Here are some of the latest health and medical news developments, compiled by the editors of HealthDay:
Obama Nominates Health Care Law Backer To Be Surgeon General
An early supporter and advocate for the Affordable Care Act has been nominated by President Barack Obama to be the country's next surgeon general.
Dr. Vivek Murthy is founder and president of Doctors for America, a group that campaigned for the controversial health care law before Congress passed it in 2010. He is a doctor at Brigham and Women's Hospital in Boston and an instructor at Harvard Medical School, The New York Times reported.
He also has been a leader in HIV prevention and AIDS education in both the U.S. and India.
Murthy "will be a powerful messenger" on health policy, according to a statement release Thursday by White House spokesman Jay Carney. His nomination is subject to Senate approval.
The previous surgeon general, Dr. Regina Benjamin, left her post in July to return to work at a clinic she founded in Bayou La Batre, Ala. Since then, Dr. Boris Lushniak has been acting surgeon general, The Times reported.
New Drug for Rare Blood Cancer Approved by FDA
A new drug to treat a rare and aggressive form of blood cancer was approved Wednesday by the Food and Drug Administration.
Imbruvica was approved for patients with mantle cell lymphoma who have already undergone at least one previous drug treatment. This type of cancer typically begins in the lymph nodes but has usually spread to the bone marrow and other parts of the body by the time it's diagnosed, the Associated Press reported.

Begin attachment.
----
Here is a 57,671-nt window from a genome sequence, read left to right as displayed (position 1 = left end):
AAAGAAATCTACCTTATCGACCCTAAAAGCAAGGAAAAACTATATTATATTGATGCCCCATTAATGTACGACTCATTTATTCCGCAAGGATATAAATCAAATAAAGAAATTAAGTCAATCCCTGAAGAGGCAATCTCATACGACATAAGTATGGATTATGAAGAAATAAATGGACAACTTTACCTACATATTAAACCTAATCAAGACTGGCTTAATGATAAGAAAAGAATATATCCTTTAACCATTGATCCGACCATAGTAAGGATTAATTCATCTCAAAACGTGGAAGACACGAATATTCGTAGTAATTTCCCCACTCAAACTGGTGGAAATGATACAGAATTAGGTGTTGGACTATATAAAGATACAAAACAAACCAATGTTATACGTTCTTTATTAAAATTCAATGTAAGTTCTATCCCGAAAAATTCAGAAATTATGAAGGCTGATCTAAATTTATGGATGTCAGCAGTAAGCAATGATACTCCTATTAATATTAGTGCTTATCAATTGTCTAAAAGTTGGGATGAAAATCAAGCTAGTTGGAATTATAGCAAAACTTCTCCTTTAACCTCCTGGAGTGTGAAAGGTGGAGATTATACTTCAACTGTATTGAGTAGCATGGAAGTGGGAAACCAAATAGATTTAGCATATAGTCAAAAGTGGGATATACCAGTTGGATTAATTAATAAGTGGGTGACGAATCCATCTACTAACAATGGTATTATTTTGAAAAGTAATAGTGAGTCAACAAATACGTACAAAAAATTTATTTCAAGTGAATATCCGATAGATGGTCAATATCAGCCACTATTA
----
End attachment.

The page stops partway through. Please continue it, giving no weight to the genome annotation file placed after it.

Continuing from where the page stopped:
The new once-a-day capsule blocks a protein that enables the cancer to multiply and spread. The FDA's approval is based on a study of 111 patients. Tumors shrank or disappeared in 66 percent of the patients who took Imbruvica. However, it's not clear if the drug actually prolongs patients lives.
The new drug from Pharmacyclics and Janssen Biotech Inc. is the second to be approved under the FDA's breakthrough designation, which was approved by Congress last year. The classification is meant to accelerate development of promising drugs by giving companies additional meetings and earlier communication with FDA scientists, the AP reported.